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Religious Lawyering in a Liberal Democracy: A Challenge and an Invitation

Fordham Law Legal Studies Research Paper No. 81

Case Western Reserve Law Review, Vol. 55, pp. 127-160, 2004

35 Pages Posted: 2 May 2005 Last revised: 13 May 2010

Russell G. Pearce

Fordham University School of Law

Amelia J. Uelmen

Fordham University School of Law

Date Written: May 11, 2010

Abstract

In the past decade, increasing numbers of lawyers have been turning to religion to find meaning in their work. This article traces the history and development of the "religious lawyering movement," and how it challenges professional images of lawyers as neutral and fungible, or as "hired guns" in the adversarial system. It then discusses how the religious lawyering movement might respond to three common objections: that religion adds nothing to already commonly recognized secular values; that religious lawyers will unfairly impose their views on clients; and that religious approaches to lawyering are dangerous for democracy.

The article proposes an approach to legal practice that both encourages lawyers to draw on the substantive critiques and contributions of their religious traditions, and respects the basic values of liberal democracy. It invites the legal profession to allow room for lawyers to integrate religious values into their professional lives, so that, as Martin Luther King might put it, "the host of heaven and earth might pause to say, here lived great lawyers who did their job well."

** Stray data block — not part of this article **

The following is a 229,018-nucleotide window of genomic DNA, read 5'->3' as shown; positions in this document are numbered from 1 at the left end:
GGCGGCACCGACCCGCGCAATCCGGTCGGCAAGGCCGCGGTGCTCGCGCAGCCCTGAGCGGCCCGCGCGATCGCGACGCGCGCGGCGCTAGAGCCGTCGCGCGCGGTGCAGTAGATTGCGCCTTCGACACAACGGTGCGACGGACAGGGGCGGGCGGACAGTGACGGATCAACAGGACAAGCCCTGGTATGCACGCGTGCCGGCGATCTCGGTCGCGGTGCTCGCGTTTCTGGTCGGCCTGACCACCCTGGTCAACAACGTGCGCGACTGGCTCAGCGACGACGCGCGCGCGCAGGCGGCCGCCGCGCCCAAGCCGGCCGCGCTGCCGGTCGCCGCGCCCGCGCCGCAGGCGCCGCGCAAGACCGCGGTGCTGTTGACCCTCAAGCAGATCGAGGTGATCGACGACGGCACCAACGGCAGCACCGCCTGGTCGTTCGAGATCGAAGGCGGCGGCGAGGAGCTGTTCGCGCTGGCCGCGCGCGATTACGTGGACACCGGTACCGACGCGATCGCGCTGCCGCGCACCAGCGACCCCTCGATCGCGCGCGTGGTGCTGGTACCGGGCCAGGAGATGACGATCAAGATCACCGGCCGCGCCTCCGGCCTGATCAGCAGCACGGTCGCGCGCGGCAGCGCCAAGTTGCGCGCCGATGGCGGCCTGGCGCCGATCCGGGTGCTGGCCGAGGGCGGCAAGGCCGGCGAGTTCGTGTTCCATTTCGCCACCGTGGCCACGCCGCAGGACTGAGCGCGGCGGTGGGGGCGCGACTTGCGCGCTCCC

Keywords: religious lawyering, religion, lawyers, legal profession, amoral partisan, hired gun, moral counseling, Martin Luther King, Jr., religion in public square, law and religion, religious freedom, legal ethics, religious ethics, Jewish lawyer, Christian lawyer, Catholic lawyer, liberal democracy

Suggested Citation

Pearce, Russell G. and Uelmen, Amelia J., Religious Lawyering in a Liberal Democracy: A Challenge and an Invitation (May 11, 2010). Fordham Law Legal Studies Research Paper No. 81. Available at SSRN: https://ssrn.com/abstract=715206

Russell G. Pearce (Contact Author)

Fordham University School of Law ( email )

140 West 62nd Street
New York, NY 10023
United States
212-636-6834 (Phone)
212-636-6899 (Fax)

Amelia J. Uelmen

Fordham University School of Law ( email )

140 West 62nd Street
New York, NY 10023
United States

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